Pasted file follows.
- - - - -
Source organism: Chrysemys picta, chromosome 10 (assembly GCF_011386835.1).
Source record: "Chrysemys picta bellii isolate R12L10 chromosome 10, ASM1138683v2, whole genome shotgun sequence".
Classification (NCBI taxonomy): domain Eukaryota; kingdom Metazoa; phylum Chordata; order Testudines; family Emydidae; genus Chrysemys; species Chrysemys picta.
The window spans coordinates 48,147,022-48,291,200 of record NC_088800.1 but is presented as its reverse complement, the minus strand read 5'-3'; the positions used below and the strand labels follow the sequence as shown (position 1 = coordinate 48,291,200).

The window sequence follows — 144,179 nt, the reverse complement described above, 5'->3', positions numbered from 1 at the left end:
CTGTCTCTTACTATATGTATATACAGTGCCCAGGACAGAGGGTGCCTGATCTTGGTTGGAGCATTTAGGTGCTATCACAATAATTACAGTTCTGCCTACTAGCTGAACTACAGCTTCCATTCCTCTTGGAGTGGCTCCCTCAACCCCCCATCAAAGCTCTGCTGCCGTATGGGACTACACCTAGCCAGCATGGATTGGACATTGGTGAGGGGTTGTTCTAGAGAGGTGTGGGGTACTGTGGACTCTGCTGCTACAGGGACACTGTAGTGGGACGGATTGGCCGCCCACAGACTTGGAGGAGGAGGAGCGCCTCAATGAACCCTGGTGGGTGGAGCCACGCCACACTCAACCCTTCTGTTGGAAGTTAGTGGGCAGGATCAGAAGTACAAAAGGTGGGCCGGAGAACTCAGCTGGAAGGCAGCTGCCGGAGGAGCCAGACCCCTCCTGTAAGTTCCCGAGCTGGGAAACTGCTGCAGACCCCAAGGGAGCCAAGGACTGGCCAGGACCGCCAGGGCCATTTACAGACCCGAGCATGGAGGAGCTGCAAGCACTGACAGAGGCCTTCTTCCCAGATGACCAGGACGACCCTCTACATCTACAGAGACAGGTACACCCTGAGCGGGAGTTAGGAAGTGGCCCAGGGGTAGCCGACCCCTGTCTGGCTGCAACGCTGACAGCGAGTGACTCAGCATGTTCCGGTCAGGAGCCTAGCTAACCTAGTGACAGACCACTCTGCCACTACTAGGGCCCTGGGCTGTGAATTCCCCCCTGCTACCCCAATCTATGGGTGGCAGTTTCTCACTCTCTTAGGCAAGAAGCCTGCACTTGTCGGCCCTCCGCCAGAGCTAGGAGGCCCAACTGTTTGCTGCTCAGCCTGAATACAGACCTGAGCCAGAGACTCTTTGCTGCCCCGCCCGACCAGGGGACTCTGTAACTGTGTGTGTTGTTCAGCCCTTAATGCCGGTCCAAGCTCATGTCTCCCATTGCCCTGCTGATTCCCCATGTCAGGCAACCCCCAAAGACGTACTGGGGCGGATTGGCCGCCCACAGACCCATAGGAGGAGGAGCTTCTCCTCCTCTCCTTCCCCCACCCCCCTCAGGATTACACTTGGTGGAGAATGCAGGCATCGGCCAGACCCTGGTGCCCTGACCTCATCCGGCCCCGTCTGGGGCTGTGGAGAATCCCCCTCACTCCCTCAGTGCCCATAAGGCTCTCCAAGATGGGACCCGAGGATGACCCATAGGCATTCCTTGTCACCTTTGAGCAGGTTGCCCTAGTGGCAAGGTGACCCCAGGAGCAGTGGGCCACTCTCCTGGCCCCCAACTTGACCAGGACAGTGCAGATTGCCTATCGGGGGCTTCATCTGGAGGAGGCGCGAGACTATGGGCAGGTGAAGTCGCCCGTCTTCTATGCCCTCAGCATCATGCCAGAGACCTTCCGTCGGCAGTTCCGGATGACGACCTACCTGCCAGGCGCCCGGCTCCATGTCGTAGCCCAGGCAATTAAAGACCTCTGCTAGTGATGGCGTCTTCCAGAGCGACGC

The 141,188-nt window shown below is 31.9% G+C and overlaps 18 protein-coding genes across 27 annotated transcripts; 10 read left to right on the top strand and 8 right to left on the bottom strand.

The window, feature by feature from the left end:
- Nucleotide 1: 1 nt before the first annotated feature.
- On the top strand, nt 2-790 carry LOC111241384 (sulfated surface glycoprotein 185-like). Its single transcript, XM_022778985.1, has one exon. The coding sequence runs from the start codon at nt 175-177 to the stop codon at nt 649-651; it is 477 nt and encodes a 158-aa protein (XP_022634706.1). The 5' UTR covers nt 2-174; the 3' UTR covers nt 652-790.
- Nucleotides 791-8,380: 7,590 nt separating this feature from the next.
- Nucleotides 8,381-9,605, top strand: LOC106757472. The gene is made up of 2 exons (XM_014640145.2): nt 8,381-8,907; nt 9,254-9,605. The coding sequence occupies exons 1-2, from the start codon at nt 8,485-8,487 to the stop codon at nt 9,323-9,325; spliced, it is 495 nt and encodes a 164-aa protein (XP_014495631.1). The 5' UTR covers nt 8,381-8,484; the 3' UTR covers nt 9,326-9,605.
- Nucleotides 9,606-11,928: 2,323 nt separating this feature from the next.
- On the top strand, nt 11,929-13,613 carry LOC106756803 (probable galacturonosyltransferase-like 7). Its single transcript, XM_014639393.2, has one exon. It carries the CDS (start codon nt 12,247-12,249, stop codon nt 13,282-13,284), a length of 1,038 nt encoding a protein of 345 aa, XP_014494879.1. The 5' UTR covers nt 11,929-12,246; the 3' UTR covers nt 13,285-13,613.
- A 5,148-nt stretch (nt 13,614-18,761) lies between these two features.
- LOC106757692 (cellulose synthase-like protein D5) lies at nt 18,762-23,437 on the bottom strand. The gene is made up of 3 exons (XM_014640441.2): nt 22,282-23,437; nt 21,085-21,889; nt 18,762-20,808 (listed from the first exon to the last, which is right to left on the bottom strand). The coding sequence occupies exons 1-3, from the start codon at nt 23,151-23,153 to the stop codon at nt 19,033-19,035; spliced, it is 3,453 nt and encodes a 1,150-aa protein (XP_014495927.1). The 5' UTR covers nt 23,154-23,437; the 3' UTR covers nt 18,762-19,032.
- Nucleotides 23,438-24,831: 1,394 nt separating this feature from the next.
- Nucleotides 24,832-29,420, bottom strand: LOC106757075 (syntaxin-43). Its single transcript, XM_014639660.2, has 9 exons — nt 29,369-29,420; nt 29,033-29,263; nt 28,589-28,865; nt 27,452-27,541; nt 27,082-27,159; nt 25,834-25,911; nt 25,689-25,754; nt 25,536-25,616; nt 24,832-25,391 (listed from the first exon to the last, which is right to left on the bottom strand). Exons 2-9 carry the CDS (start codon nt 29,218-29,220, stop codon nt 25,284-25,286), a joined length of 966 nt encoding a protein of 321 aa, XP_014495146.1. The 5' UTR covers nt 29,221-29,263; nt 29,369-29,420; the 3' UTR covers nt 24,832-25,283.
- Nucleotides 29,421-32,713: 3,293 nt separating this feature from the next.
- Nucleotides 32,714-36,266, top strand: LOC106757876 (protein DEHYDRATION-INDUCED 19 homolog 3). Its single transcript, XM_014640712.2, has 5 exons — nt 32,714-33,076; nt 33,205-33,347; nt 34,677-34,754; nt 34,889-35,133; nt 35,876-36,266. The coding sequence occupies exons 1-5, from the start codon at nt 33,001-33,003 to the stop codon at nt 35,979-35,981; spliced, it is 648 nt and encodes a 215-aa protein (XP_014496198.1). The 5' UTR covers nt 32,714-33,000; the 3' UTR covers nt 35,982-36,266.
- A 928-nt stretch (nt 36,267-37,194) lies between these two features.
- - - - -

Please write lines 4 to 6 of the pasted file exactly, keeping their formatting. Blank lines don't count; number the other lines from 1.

The window spans coordinates 48,147,022-48,291,200 of record NC_088800.1 but is presented as its reverse complement, the minus strand read 5'-3'; the positions used below and the strand labels follow the sequence as shown (position 1 = coordinate 48,291,200).

The window sequence follows — 144,179 nt, the reverse complement described above, 5'->3', positions numbered from 1 at the left end:
CTGTCTCTTACTATATGTATATACAGTGCCCAGGACAGAGGGTGCCTGATCTTGGTTGGAGCATTTAGGTGCTATCACAATAATTACAGTTCTGCCTACTAGCTGAACTACAGCTTCCATTCCTCTTGGAGTGGCTCCCTCAACCCCCCATCAAAGCTCTGCTGCCGTATGGGACTACACCTAGCCAGCATGGATTGGACATTGGTGAGGGGTTGTTCTAGAGAGGTGTGGGGTACTGTGGACTCTGCTGCTACAGGGACACTGTAGTGGGACGGATTGGCCGCCCACAGACTTGGAGGAGGAGGAGCGCCTCAATGAACCCTGGTGGGTGGAGCCACGCCACACTCAACCCTTCTGTTGGAAGTTAGTGGGCAGGATCAGAAGTACAAAAGGTGGGCCGGAGAACTCAGCTGGAAGGCAGCTGCCGGAGGAGCCAGACCCCTCCTGTAAGTTCCCGAGCTGGGAAACTGCTGCAGACCCCAAGGGAGCCAAGGACTGGCCAGGACCGCCAGGGCCATTTACAGACCCGAGCATGGAGGAGCTGCAAGCACTGACAGAGGCCTTCTTCCCAGATGACCAGGACGACCCTCTACATCTACAGAGACAGGTACACCCTGAGCGGGAGTTAGGAAGTGGCCCAGGGGTAGCCGACCCCTGTCTGGCTGCAACGCTGACAGCGAGTGACTCAGCATGTTCCGGTCAGGAGCCTAGCTAACCTAGTGACAGACCACTCTGCCACTACTAGGGCCCTGGGCTGTGAATTCCCCCCTGCTACCCCAATCTATGGGTGGCAGTTTCTCACTCTCTTAGGCAAGAAGCCTGCACTTGTCGGCCCTCCGCCAGAGCTAGGAGGCCCAACTGTTTGCTGCTCAGCCTGAATACAGACCTGAGCCAGAGACTCTTTGCTGCCCCGCCCGACCAGGGGACTCTGTAACTGTGTGTGTTGTTCAGCCCTTAATGCCGGTCCAAGCTCATGTCTCCCATTGCCCTGCTGATTCCCCATGTCAGGCAACCCCCAAAGACGTACTGGGGCGGATTGGCCGCCCACAGACCCATAGGAGGAGGAGCTTCTCCTCCTCTCCTTCCCCCACCCCCCTCAGGATTACACTTGGTGGAGAATGCAGGCATCGGCCAGACCCTGGTGCCCTGACCTCATCCGGCCCCGTCTGGGGCTGTGGAGAATCCCCCTCACTCCCTCAGTGCCCATAAGGCTCTCCAAGATGGGACCCGAGGATGACCCATAGGCATTCCTTGTCACCTTTGAGCAGGTTGCCCTAGTGGCAAGGTGACCCCAGGAGCAGTGGGCCACTCTCCTGGCCCCCAACTTGACCAGGACAGTGCAGATTGCCTATCGGGGGCTTCATCTGGAGGAGGCGCGAGACTATGGGCAGGTGAAGTCGCCCGTCTTCTATGCCCTCAGCATCATGCCAGAGACCTTCCGTCGGCAGTTCCGGATGACGACCTACCTGCCAGGCGCCCGGCTCCATGTCGTAGCCCAGGCAATTAAAGACCTCTGCTAGTGATGGCGTCTTCCAGAGCGACGC